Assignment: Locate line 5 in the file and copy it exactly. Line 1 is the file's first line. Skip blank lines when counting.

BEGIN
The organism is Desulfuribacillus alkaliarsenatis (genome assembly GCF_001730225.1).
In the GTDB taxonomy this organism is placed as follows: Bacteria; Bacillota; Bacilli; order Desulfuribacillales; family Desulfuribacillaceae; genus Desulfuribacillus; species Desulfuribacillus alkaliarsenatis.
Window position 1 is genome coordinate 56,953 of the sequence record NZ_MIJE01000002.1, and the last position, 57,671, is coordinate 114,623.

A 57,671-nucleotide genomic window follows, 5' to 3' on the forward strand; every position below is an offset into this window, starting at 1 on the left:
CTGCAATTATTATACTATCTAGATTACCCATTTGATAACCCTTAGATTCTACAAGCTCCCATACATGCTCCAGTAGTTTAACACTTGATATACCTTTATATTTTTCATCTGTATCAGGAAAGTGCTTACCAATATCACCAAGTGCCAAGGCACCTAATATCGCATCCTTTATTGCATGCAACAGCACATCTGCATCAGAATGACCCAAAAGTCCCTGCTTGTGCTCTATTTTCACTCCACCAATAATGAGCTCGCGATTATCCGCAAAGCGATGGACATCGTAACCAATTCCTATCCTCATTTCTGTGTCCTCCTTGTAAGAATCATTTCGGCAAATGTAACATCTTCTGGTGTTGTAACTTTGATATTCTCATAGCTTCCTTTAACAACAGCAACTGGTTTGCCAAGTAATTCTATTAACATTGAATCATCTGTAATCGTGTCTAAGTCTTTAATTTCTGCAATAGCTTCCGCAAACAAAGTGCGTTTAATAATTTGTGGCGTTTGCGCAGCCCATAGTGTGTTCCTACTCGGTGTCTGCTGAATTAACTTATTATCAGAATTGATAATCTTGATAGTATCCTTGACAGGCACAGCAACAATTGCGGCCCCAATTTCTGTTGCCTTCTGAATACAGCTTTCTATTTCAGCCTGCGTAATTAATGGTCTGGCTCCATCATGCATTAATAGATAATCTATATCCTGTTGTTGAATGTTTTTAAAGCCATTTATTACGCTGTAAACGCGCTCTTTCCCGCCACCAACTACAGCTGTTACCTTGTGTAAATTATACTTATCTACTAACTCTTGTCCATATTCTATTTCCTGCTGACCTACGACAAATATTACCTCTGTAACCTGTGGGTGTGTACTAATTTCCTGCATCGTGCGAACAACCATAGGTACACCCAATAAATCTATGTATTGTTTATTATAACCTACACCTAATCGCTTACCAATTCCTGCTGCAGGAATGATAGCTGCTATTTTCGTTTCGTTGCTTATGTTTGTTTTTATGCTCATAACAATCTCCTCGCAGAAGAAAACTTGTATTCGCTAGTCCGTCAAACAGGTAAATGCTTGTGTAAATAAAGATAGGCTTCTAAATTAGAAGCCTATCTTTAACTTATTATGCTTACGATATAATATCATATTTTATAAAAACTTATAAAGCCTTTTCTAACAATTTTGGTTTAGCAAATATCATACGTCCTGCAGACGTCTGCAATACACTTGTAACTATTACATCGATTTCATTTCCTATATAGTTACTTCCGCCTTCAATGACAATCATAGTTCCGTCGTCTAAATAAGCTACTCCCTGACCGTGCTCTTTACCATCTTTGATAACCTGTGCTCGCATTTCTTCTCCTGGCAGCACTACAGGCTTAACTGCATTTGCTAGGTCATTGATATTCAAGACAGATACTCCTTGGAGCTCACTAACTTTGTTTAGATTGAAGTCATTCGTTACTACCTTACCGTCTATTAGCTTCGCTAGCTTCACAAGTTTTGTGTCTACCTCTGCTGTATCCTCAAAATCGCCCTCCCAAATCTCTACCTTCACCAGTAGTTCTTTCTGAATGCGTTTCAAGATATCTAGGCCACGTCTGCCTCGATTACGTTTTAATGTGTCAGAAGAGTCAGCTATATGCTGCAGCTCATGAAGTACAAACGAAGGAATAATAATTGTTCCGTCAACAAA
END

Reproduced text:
CTGCAATTATTATACTATCTAGATTACCCATTTGATAACCCTTAGATTCTACAAGCTCCCATACATGCTCCAGTAGTTTAACACTTGATATACCTTTATATTTTTCATCTGTATCAGGAAAGTGCTTACCAATATCACCAAGTGCCAAGGCACCTAATATCGCATCCTTTATTGCATGCAACAGCACATCTGCATCAGAATGACCCAAAAGTCCCTGCTTGTGCTCTATTTTCACTCCACCAATAATGAGCTCGCGATTATCCGCAAAGCGATGGACATCGTAACCAATTCCTATCCTCATTTCTGTGTCCTCCTTGTAAGAATCATTTCGGCAAATGTAACATCTTCTGGTGTTGTAACTTTGATATTCTCATAGCTTCCTTTAACAACAGCAACTGGTTTGCCAAGTAATTCTATTAACATTGAATCATCTGTAATCGTGTCTAAGTCTTTAATTTCTGCAATAGCTTCCGCAAACAAAGTGCGTTTAATAATTTGTGGCGTTTGCGCAGCCCATAGTGTGTTCCTACTCGGTGTCTGCTGAATTAACTTATTATCAGAATTGATAATCTTGATAGTATCCTTGACAGGCACAGCAACAATTGCGGCCCCAATTTCTGTTGCCTTCTGAATACAGCTTTCTATTTCAGCCTGCGTAATTAATGGTCTGGCTCCATCATGCATTAATAGATAATCTATATCCTGTTGTTGAATGTTTTTAAAGCCATTTATTACGCTGTAAACGCGCTCTTTCCCGCCACCAACTACAGCTGTTACCTTGTGTAAATTATACTTATCTACTAACTCTTGTCCATATTCTATTTCCTGCTGACCTACGACAAATATTACCTCTGTAACCTGTGGGTGTGTACTAATTTCCTGCATCGTGCGAACAACCATAGGTACACCCAATAAATCTATGTATTGTTTATTATAACCTACACCTAATCGCTTACCAATTCCTGCTGCAGGAATGATAGCTGCTATTTTCGTTTCGTTGCTTATGTTTGTTTTTATGCTCATAACAATCTCCTCGCAGAAGAAAACTTGTATTCGCTAGTCCGTCAAACAGGTAAATGCTTGTGTAAATAAAGATAGGCTTCTAAATTAGAAGCCTATCTTTAACTTATTATGCTTACGATATAATATCATATTTTATAAAAACTTATAAAGCCTTTTCTAACAATTTTGGTTTAGCAAATATCATACGTCCTGCAGACGTCTGCAATACACTTGTAACTATTACATCGATTTCATTTCCTATATAGTTACTTCCGCCTTCAATGACAATCATAGTTCCGTCGTCTAAATAAGCTACTCCCTGACCGTGCTCTTTACCATCTTTGATAACCTGTGCTCGCATTTCTTCTCCTGGCAGCACTACAGGCTTAACTGCATTTGCTAGGTCATTGATATTCAAGACAGATACTCCTTGGAGCTCACTAACTTTGTTTAGATTGAAGTCATTCGTTACTACCTTACCGTCTATTAGCTTCGCTAGCTTCACAAGTTTTGTGTCTACCTCTGCTGTATCCTCAAAATCGCCCTCCCAAATCTCTACCTTCACCAGTAGTTCTTTCTGAATGCGTTTCAAGATATCTAGGCCACGTCTGCCTCGATTACGTTTTAATGTGTCAGAAGAGTCAGCTATATGCTGCAGCTCATGAAGTACAAACGAAGGAATAATAATTGTTCCGTCAACAAA